South Africa is particularly affected by the consequences of climate change. The observed rate of warming, for instance, has been 2°C per century or even higher – more than twice the global rate of temperature increase. Addressing climate change is a matter of national concern and (political) urgency.
The role of education in addressing the challenges of climate change is increasingly recognised. It provides children and young people with the knowledge and skills to make informed decisions about how to adapt individual lives and ecological, social or economic systems to a changing environment.
But unfortunately, there are two key challenges standing in the way of effectively implementing climate change education in South African schools:
- a fragmentation of climate change knowledge and education at all policy levels
- a lack of alignment of climate change education with new science and policy directions
Teachers and school leaders of secondary schools make climate change education part of school and classroom practice.
Keep It Cool creates a coherent policy environment in which the education sector is fully utilised as a strategic resource in South Africa’s transition towards a more climate resilient society.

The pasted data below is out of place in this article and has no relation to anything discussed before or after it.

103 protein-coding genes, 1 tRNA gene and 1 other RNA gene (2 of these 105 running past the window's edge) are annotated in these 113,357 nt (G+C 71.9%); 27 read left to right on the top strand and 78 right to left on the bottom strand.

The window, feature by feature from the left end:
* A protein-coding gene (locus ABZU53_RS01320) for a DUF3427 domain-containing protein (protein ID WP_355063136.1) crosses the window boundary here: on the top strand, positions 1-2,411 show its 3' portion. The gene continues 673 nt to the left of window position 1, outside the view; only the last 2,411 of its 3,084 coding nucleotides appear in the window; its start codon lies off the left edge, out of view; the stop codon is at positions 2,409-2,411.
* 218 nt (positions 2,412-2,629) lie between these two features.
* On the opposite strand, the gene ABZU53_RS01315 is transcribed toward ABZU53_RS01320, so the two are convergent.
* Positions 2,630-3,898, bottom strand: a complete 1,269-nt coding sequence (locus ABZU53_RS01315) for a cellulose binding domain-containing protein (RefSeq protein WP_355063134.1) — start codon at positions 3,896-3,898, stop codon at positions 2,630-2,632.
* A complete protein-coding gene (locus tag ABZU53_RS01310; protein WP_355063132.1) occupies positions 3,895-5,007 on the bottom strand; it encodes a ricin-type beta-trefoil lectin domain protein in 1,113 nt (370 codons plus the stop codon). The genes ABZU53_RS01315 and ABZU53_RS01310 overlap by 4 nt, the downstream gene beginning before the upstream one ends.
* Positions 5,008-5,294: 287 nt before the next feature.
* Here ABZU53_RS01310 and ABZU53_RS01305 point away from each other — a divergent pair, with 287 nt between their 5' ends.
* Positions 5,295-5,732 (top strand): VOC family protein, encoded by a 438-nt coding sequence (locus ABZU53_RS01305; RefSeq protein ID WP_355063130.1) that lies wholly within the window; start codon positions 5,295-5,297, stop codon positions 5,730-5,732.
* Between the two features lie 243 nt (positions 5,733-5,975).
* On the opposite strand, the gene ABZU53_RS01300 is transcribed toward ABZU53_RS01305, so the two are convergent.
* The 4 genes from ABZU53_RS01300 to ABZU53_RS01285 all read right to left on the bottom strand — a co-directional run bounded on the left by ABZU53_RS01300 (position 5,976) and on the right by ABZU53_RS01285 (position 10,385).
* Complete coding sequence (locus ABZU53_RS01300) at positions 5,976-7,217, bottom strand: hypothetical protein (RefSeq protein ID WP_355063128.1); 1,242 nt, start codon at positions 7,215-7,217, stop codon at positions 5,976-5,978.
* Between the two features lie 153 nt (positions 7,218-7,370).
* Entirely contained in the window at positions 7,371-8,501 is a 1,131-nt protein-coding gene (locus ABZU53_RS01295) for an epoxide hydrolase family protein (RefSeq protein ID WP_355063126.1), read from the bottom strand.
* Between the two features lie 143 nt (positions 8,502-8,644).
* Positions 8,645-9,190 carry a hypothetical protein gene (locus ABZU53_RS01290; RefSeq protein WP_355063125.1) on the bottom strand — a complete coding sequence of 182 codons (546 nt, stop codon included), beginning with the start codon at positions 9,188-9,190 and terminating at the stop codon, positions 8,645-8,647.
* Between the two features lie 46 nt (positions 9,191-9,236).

The project is built around 4 main pillars:
- Addressing climate change education (CCE) in education policy, guidelines and materials
- Overcoming the fragmentation of knowledge, policy and practice of CCE between key actors
- Implementing innovative, curriculum-aligned CCE projects, involving students and communities
- Collecting data on teacher professional development and implemented CCE projects for dissemination
The project also includes a communication strategy that promotes the exchange of knowledge and promising practices among the stakeholders involved and raises awareness and creates support for CCE and for the project beyond its immediate scope.
At the end of Keep It Cool…
- Key policy actors at local and national level have deepened knowledge about CCE and strengthened capacity to effectively integrate CCE in their policies and guidelines.
- Teachers and professional development providers have access to user-friendly and open resources on CCE.
- Professional development providers develop and organise training sessions on CCE for secondary teachers, and further coach, follow-up and inspire trained teachers in professional learning communities.
- School leaders partake in their own professional learning communities to make sure teachers can optimally take up their role in CCE in a conducive environment.
In parallel, selected higher education institutions conduct research (through process tracing) on teacher professional development and implemented CCE projects and disseminate findings at national and local levels.
To reach its goals, VVOB develops the capacity of its education partners in South Africa. VVOB uses capacity development trajectories that give partners maximal responsibility in the execution and management of their own change processes. This is done through technical assistance provided by the VVOB team in South Africa, which includes both local and international educational and change management experts.